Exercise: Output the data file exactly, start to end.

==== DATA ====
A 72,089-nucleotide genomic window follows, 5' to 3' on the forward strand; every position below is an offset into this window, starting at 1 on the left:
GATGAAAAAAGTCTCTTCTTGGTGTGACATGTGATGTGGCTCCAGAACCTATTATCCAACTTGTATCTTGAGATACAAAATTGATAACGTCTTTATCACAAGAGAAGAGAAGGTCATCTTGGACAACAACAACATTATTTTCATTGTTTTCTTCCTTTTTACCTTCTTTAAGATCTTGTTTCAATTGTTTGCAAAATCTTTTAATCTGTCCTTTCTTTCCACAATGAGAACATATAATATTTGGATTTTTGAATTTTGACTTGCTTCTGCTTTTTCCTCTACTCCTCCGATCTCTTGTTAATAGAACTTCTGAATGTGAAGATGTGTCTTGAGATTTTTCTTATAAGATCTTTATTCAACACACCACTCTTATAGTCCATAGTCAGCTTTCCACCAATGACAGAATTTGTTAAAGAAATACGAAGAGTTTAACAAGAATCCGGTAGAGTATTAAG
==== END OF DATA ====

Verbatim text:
A 72,089-nucleotide genomic window follows, 5' to 3' on the forward strand; every position below is an offset into this window, starting at 1 on the left:
GATGAAAAAAGTCTCTTCTTGGTGTGACATGTGATGTGGCTCCAGAACCTATTATCCAACTTGTATCTTGAGATACAAAATTGATAACGTCTTTATCACAAGAGAAGAGAAGGTCATCTTGGACAACAACAACATTATTTTCATTGTTTTCTTCCTTTTTACCTTCTTTAAGATCTTGTTTCAATTGTTTGCAAAATCTTTTAATCTGTCCTTTCTTTCCACAATGAGAACATATAATATTTGGATTTTTGAATTTTGACTTGCTTCTGCTTTTTCCTCTACTCCTCCGATCTCTTGTTAATAGAACTTCTGAATGTGAAGATGTGTCTTGAGATTTTTCTTATAAGATCTTTATTCAACACACCACTCTTATAGTCCATAGTCAGCTTTCCACCAATGACAGAATTTGTTAAAGAAATACGAAGAGTTTAACAAGAATCCGGTAGAGTATTAAG